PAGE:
Another way of doing agriculture

by sarahjrjr
Sep 03, 2013

This summer I spent three weeks volunteering on a farm in Cape Breton, one that was trying to farm according to permaculture principles. I've spent a lot of time researching and reading and falling in love with this other way of doing agriculture, other than the machines and fertilizers and standardized production of modern agribusiness. What made me fall in love with it was the heart and soul of this approach to farming, its ethics of care, rather than an adherence to the logic of profit. Instead of looking to make as much money as possible, permaculture looks to do what is good for all beings on the farm, plants, animals, people. It looks for ways to ensure their flourishing, their well-being, in ways that support and enrich the well-being of the others around them. Building a farm like this takes time. The farmer I was working with told me that his farm was on a thirty-year start-up plan. It's most definitely a labour of love. Building a farm like this takes creativity. You have to think about the ways in which your land can work together with your animals and your plants. You have to think about the slope of the land, not as something which makes gardening more difficult, but as something which makes gravity-fed irrigation easier. (If you dig ditches winding around your garden beds, the water can flow down to the roots of the plants, making them grow stronger and tastier) Manure from livestock becomes plant food. Kitchen scraps of these plants becomes chicken food. Animals have names and are loved. Their death is talked about as a sacrifice. Seeds are wished good growing as they go into the ground. The work is hard, but it is also good for the body, and it quiets the mind. And the work is not neverending - it stops when you get tired, or hungry or sick. There isn't much money, but there is enough. And there is laughter in abundance. It is about growing food, but it is about so much more. It is a life-changing experience, seeing permaculture in practice. I have plans for starting my own farm with friends, building in elements of education and garden therapy. It will be a labour of love. --- If you are interested in volunteering on an organic farm, the organisation through which I volunteered is called WWOOF (World Wide Opportunities on Organic Farms). You can register on a country-by-country basis in order to contact farmers where you are interested in volunteering. Volunteering is free, but there is a fee to register (50$ for a year's membership in Canada). Their website is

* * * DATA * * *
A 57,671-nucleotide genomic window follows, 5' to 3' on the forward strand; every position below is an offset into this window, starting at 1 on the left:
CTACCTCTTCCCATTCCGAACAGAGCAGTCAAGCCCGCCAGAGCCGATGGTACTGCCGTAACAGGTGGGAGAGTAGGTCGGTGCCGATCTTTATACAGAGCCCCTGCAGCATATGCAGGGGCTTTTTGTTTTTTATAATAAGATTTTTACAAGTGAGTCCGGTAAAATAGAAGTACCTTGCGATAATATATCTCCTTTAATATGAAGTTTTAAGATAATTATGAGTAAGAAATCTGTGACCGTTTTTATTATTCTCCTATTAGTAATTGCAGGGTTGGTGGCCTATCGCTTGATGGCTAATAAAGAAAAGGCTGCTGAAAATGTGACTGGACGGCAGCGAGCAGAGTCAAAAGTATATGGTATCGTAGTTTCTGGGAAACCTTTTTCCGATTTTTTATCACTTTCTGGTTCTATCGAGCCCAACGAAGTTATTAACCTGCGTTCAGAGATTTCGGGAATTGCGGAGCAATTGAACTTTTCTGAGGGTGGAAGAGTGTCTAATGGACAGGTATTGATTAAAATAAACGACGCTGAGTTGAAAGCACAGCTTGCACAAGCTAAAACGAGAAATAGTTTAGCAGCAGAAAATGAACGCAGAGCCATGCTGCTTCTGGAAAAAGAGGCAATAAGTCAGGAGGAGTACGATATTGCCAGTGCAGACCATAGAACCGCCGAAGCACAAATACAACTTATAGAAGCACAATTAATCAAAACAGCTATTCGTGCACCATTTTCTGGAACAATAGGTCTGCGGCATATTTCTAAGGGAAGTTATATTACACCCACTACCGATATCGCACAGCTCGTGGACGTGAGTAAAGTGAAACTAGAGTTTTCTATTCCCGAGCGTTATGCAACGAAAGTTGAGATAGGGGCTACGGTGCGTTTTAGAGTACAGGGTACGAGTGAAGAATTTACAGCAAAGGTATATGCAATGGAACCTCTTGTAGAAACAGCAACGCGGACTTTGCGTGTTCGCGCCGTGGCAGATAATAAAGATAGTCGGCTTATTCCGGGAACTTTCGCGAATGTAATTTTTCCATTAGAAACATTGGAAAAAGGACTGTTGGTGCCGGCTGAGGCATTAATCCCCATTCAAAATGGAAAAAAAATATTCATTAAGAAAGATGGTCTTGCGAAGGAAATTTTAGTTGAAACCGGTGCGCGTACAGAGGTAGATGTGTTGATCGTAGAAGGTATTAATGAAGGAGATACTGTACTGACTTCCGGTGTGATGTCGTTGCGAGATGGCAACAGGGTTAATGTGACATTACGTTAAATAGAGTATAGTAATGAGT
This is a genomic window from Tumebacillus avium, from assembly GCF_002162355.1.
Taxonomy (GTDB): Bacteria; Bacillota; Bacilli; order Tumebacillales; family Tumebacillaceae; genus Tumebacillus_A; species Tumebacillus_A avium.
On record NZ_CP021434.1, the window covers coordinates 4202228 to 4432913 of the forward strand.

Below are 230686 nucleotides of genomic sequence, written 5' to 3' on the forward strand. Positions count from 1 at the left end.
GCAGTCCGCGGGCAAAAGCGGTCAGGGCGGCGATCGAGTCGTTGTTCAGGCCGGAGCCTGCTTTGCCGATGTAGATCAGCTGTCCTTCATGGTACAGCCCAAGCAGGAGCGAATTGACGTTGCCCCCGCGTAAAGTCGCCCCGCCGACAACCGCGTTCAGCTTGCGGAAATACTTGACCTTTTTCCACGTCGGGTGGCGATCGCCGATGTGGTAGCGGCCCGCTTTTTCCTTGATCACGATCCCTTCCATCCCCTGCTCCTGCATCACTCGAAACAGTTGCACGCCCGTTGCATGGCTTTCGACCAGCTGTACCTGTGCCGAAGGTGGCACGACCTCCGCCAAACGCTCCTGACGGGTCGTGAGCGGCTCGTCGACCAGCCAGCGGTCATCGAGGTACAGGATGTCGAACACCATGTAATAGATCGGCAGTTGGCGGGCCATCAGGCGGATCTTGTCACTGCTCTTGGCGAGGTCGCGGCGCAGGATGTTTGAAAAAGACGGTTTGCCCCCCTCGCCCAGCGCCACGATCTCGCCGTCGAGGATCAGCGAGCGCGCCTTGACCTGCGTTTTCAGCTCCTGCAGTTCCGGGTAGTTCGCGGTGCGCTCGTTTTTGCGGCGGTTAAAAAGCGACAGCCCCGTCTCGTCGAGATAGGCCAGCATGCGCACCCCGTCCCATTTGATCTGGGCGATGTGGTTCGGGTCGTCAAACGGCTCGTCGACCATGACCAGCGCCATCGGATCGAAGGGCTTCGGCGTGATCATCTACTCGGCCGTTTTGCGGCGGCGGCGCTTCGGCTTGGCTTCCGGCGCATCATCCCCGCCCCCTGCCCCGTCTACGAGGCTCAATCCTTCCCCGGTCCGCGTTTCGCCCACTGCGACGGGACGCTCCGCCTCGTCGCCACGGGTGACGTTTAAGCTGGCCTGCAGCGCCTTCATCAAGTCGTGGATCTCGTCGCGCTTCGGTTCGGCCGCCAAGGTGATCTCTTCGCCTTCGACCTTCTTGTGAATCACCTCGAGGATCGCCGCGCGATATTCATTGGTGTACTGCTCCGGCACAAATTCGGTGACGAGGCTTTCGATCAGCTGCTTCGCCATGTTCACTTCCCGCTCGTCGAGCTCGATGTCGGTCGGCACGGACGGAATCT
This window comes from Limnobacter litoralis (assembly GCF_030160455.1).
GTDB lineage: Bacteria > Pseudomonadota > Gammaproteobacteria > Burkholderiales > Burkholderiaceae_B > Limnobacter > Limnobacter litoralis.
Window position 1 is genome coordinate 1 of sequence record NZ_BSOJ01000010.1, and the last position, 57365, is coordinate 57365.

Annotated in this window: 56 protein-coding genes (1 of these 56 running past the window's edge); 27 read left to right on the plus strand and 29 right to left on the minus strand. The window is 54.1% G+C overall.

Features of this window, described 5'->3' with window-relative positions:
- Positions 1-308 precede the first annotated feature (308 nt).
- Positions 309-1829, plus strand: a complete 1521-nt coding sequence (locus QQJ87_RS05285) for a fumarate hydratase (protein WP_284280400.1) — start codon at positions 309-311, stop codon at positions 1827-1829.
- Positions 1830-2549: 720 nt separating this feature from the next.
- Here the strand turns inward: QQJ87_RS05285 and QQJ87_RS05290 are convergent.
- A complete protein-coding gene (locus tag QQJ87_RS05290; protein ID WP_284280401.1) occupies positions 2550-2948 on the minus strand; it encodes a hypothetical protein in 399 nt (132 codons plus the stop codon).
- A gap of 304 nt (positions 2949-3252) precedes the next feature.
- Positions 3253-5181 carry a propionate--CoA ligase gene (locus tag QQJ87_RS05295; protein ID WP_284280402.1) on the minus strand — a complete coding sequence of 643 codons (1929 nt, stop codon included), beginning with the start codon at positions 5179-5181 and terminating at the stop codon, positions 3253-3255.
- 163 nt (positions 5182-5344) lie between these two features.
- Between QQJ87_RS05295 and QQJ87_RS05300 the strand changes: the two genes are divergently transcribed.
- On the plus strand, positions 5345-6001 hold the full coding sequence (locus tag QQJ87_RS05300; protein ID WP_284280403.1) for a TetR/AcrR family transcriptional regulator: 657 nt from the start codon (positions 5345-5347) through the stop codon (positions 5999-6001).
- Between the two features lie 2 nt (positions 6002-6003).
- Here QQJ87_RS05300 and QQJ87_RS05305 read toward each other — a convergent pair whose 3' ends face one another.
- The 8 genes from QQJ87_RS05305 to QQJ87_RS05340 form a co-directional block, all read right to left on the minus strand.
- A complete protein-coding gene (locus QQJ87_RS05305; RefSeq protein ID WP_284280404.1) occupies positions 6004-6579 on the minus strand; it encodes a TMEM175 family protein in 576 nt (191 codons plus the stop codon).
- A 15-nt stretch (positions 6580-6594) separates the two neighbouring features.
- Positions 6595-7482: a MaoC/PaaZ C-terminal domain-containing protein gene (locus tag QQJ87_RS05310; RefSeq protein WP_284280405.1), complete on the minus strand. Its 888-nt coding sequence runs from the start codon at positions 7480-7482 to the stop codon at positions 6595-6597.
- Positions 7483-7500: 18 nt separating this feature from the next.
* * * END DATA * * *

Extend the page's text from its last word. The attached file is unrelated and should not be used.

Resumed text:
Lena Sep 05, 2013

Sarah I am so happy you had the opportunity to experience a stay with WWOOF and working on a permaculture farm. I believe the only way to grow our food efficiently is that way! Biodynamics is also interesting, and gardening with a bit of both philosophies is good.We need more people like you in Canada, keep spreading the word.